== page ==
From there I informed the listeners that the predominance of those with autism, some 1.7 million of them, at present are children. Children who are now beginning to age out of their systems and into adulthood. Children who have never paid into Social Security but who will most likely be reliant on Social Security Disability. We are all brutally aware of the current state of affairs within the social security system itself. We have a calamitous crisis people! We are in a world of hurt, plain and simple.
We further discussed the various reasons behind the differences in functionality of individuals with autism. We touched on the inconsistency of services across the nation as well as within the individual states themselves. We went back to Sam’s original comment of one in six children currently owning a leaning disability at a time when schools are both underfunded and ill-equipped to serve them. I reiterated how we have been at this, approaching our reps for several years, to no avail. I wanted Governor Pawlenty and everyone in that room to understand that beyond a shadow of a doubt, not only has this problem not been addressed, it has GROWN, by leaps and bounds. To my astonishment, the governor agreed. We also discussed the differences in functionality being a direct result of level of damage to the brain and nervous system. It’s time we face facts. It’s time for real research in real time!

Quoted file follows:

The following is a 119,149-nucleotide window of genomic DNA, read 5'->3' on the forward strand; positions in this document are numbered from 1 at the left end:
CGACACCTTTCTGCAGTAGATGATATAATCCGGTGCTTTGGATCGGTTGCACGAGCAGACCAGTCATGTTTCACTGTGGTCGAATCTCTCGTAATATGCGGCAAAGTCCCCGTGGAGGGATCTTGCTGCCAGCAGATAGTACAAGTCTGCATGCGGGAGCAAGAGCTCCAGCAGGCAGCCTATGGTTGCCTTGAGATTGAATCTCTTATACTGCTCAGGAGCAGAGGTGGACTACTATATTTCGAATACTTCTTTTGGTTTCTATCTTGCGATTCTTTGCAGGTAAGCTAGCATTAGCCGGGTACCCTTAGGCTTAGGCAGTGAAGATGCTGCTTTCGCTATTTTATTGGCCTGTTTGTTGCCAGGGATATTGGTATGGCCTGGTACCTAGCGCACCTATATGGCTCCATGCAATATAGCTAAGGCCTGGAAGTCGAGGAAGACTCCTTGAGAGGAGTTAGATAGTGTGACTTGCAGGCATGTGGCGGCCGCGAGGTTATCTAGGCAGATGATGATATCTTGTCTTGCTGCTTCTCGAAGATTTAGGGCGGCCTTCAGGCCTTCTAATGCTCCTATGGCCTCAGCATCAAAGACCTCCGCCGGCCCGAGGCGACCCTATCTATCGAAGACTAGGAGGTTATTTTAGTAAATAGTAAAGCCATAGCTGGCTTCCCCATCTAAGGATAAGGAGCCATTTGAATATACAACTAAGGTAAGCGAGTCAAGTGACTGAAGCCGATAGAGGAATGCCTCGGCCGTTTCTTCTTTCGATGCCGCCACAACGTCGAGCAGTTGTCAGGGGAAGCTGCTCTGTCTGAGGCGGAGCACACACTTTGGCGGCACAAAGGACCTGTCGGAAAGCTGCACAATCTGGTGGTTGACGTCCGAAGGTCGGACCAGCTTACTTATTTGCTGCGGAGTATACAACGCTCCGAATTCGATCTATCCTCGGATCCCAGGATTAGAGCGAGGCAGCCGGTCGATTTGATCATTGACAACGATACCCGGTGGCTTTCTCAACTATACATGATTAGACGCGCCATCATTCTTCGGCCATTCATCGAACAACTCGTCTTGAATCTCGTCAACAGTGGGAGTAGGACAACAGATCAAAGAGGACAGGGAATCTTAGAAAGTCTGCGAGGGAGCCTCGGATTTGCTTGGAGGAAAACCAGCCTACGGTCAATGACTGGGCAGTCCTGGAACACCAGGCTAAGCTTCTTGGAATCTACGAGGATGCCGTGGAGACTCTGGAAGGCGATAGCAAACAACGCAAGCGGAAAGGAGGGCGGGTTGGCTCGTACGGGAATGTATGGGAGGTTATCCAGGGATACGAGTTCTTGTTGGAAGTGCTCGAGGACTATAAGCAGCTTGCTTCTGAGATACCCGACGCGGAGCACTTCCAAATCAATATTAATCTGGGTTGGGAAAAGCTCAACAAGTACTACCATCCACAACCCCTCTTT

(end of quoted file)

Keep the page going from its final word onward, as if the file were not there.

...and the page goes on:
It was quite an enlightening experience, always is. I hope the governor, his staff and the attendees got as much out of it as we did. I hope our family can continue to inform audiences and politicians all across America, from our little corner of the world. How about you? Join us? We have the numbers. They can’t avoid us if only we keep reaching out to them.
To order your owns shirts from the movie “The United States of Autism” follow this link: http://usofautism.com/2011/united-states-of-autism-official-t-shirts-now-available/ We appreciate all of the support our community can afford us. Our sincerest thanks to you!
And, stand up and be counted!
Mark, Lin and Sam Wessels live in a small rural community in NW Iowa, where Sam attends public school and his mom works as a licensed paraeducator. His dad works full time as well. He is their stability not only financially, but in most every aspect of their lives together. They have learned to take nothing for granted and to always expect the unexpected. Together, they crusade for all of those living with autism, everywhere.